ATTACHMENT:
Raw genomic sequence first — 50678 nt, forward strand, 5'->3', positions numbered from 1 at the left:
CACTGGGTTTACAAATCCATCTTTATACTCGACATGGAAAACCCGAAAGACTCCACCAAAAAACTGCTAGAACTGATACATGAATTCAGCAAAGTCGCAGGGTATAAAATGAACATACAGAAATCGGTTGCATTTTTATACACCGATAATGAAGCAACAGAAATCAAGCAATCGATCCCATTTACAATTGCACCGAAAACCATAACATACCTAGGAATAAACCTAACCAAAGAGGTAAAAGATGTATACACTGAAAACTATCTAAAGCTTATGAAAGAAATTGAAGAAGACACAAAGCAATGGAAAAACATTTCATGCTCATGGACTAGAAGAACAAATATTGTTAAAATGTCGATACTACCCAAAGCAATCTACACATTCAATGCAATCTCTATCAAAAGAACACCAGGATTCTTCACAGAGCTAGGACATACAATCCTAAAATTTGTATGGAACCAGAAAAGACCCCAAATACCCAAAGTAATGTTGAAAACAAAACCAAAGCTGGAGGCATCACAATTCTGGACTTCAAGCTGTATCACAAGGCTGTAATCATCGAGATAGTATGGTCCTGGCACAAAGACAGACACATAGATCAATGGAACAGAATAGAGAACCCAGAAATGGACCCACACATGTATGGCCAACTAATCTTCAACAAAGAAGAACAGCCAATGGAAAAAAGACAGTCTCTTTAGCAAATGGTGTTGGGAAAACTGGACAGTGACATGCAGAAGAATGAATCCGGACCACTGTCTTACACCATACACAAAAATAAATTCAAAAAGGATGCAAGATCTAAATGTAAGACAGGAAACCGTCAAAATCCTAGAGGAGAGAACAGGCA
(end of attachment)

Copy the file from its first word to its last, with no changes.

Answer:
Raw genomic sequence first — 50678 nt, forward strand, 5'->3', positions numbered from 1 at the left:
CACTGGGTTTACAAATCCATCTTTATACTCGACATGGAAAACCCGAAAGACTCCACCAAAAAACTGCTAGAACTGATACATGAATTCAGCAAAGTCGCAGGGTATAAAATGAACATACAGAAATCGGTTGCATTTTTATACACCGATAATGAAGCAACAGAAATCAAGCAATCGATCCCATTTACAATTGCACCGAAAACCATAACATACCTAGGAATAAACCTAACCAAAGAGGTAAAAGATGTATACACTGAAAACTATCTAAAGCTTATGAAAGAAATTGAAGAAGACACAAAGCAATGGAAAAACATTTCATGCTCATGGACTAGAAGAACAAATATTGTTAAAATGTCGATACTACCCAAAGCAATCTACACATTCAATGCAATCTCTATCAAAAGAACACCAGGATTCTTCACAGAGCTAGGACATACAATCCTAAAATTTGTATGGAACCAGAAAAGACCCCAAATACCCAAAGTAATGTTGAAAACAAAACCAAAGCTGGAGGCATCACAATTCTGGACTTCAAGCTGTATCACAAGGCTGTAATCATCGAGATAGTATGGTCCTGGCACAAAGACAGACACATAGATCAATGGAACAGAATAGAGAACCCAGAAATGGACCCACACATGTATGGCCAACTAATCTTCAACAAAGAAGAACAGCCAATGGAAAAAAGACAGTCTCTTTAGCAAATGGTGTTGGGAAAACTGGACAGTGACATGCAGAAGAATGAATCCGGACCACTGTCTTACACCATACACAAAAATAAATTCAAAAAGGATGCAAGATCTAAATGTAAGACAGGAAACCGTCAAAATCCTAGAGGAGAGAACAGGCA